September 25, 1917
ON THE WAY TO FRANCE
Letter From Plymouth County Boy Who Will Sail Soon With
Corp. Perry D. Baker, a son of D. M. Baker, went east with the
168th Infantry (Third Iowa) a couple of weeks ago and sends the
Sentinel the following report of the trip from Camp Mills, near
Hempstead, Long Island:
We received order at our Des Moines camp to start packing
September 7, loaded baggage on the 8th, and 5:30 a.m. on the 9th
came orders to strike tents. Every tent in the two battalions
went down and by 3:30 that afternoon we were on the cars and at
4:40 p.m. our division pulled out. It was particularly
interesting because some of the fellows never before road on a
Pullman and we were traveling first class on the Rock Island in
Mr. Baker kept the following diary of his trip:
September 10: Are almost into Chicago. Last night some of the
boys had to go to bed early to see how the berths worked. I have
a lower berth myself, much better than the upper. A real joke
this a.m. The porter thought we were all green about the ways of
the Pullmans, so he put towels out and told the guard to charge 5
cents each. It worked until the Conductor came along. We made a
kick, then his game ended. He has nicknamed me the J. W. We are
in the yards. See the same things over again, women out picking
up coal. Seems as though the way wages are that people could make
a living without picking
up coal. I guess by the this time people are realizing what
soldiering is, when sons and brothers are going with the drafted
army. The country is overrun by men from 18 to 35 years that are
not married, that wouldn't enlist; got a yellow streak. The only
way they will make up is for every one to turned down every man
that isnąt married. If he isnąt in the army, they don't deserve
any friends. Iąm satisfied only I hat to think we got to fight
for such people. I heard a man 18 years old in Fort Dodge, Iowa,
say that heąd rather see his married brother go, than go himself.
A fine man and the cities are full of such. Really if they were
cut open, their blood wouldn't be red.
We have with us ciergs, high school men, college men, and men
from every business in the world, having wives, sweethearts,
sisters, brothers, mothers, fathers. Yet we are going out to do
our duty for we are protecting our folks at home. Thank God we
are volunteering. We've got the right spirit.
September 9, I saw any amount of captains and lieutenants bidding
their wives and babies goodbye. It just made my blood boil to
think they were going in some one else's place. Our Major Stanley
from Corning, Iowa, leaves a wife and family, yet the public
thinks we donąt have anything to contend with. Work from 5:30
a.m. to 6:30 p.m. Of course, we are not worked to death, yet we
are busy and thinking of the ones we left behind. The corporal
that sleeps with me is from Fort Dodge, Iowa. He has always
clerked in a ladies' furnishing store and he is sure a good
fellow. Writes home every day. He isn't home sick as he knows we
are going to be gone for some time. Will write again when we
Out of Chicago at 2:30 p.m. on the Nickel Plate line, not making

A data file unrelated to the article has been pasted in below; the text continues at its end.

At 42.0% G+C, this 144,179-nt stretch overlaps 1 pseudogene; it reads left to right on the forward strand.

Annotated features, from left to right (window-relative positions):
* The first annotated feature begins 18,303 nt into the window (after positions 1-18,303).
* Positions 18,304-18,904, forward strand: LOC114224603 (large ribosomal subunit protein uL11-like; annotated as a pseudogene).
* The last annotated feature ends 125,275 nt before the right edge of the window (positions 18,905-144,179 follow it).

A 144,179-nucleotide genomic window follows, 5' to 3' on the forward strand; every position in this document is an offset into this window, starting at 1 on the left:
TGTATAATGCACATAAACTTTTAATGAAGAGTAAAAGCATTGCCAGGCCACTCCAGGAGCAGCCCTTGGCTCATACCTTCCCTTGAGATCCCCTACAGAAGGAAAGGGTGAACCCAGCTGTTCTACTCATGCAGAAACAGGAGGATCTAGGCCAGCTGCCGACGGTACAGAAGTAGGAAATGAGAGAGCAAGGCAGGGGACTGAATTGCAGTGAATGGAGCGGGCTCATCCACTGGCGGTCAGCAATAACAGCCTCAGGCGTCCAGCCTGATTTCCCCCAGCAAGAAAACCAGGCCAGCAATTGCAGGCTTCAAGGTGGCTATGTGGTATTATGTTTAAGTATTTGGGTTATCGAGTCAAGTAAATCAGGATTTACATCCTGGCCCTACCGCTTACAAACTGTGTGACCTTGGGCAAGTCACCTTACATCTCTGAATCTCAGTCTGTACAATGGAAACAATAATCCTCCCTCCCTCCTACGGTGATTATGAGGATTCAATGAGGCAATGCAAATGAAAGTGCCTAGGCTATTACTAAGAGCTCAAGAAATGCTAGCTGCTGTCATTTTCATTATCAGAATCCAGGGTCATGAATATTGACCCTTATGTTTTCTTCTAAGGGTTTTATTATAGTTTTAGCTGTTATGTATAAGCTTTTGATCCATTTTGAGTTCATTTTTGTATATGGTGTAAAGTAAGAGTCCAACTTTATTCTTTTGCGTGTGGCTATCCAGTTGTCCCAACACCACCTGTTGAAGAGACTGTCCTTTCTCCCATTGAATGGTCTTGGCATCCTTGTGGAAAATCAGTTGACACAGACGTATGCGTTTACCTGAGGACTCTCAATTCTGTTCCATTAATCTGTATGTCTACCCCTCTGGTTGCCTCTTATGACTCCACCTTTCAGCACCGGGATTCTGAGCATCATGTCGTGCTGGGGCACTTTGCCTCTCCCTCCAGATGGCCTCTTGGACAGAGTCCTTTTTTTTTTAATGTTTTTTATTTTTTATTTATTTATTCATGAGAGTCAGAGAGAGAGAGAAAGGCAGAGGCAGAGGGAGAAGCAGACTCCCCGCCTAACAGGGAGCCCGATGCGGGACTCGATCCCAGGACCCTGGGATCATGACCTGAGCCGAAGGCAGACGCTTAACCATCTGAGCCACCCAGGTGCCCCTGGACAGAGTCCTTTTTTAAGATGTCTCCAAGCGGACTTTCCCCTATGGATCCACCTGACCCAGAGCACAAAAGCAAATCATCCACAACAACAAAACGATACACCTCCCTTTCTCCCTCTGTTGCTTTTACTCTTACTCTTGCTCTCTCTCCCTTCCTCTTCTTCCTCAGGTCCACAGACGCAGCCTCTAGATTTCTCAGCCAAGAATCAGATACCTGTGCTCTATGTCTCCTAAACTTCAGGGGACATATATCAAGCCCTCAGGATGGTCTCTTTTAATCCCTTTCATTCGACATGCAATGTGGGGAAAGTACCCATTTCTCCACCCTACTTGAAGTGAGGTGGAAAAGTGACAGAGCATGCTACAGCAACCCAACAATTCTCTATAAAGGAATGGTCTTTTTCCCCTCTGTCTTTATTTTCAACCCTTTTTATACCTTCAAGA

very good time. Had mess at 4 p.m. Is getting quite cold, guess
we will have to use our army blankets unless the steam is turned
on. Am sitting by a poker game. Can hardly write for watching the
game. We are only eating twice a day now, that is plenty while
riding on the train. If we ate any more, weąd go all
in. We are in a nice country, level, looks like Iowa. It sure is
cold enough to ruin the corn, which they have plenty of. Wish we
could travel in the day time and do our stopping at night. We
miss the best country at night. Was out of Iowa at 1:30 a.m. so
we didnąt see any of Iowa from Des Moines. At the rate we are
traveling we will be a week. Hope they take us out for exercise
as we need it and a shower bath would be just about right.
Everyone is throwing their address out the window. Will sure have
plenty of writing to do. I think our training will be sure to
keep us busy while we are in New York.
I got my last shot of triple typhoid. My arm is quite sore. I
take it in my right arm as I do my writing left handed. We are
sure getting full of typhoid serum and smallpox, which cost lots
of money. We ought to be almost bullet proof by the time we get
Tuesday a.m. 3:50: We are in Ohio now, I think we are nearing
Lake Erie, right close to Cleveland. This is the most water a
good many ever saw. This is the biggest lake I ever saw. We are
running right along the edge of it now for miles. All you can see
is water. Saw a small motor boat jumping the waves. Hope we see
some real boats in Cleveland. The bridges are all
guarded. We are along the lake again. They have got the
embankment reinforced. The wind is pretty cool. Ohio has most
everything, corn, oats, fruit and large vineyards, looks like a
wealthy state. As far as I could see for a long time was nursery
farms and nice homes; donąt think the people work very hard.
We are right in the city of Cleveland; large manufacturing
buildings, the most I ever saw. Large ship yards. Got a glimpse
of my first big steamship.
1:15 p.m. Eastern time. Time changed at Cleveland. Was out for
exercise. Was out for a mile or two. Some yellow foreigner told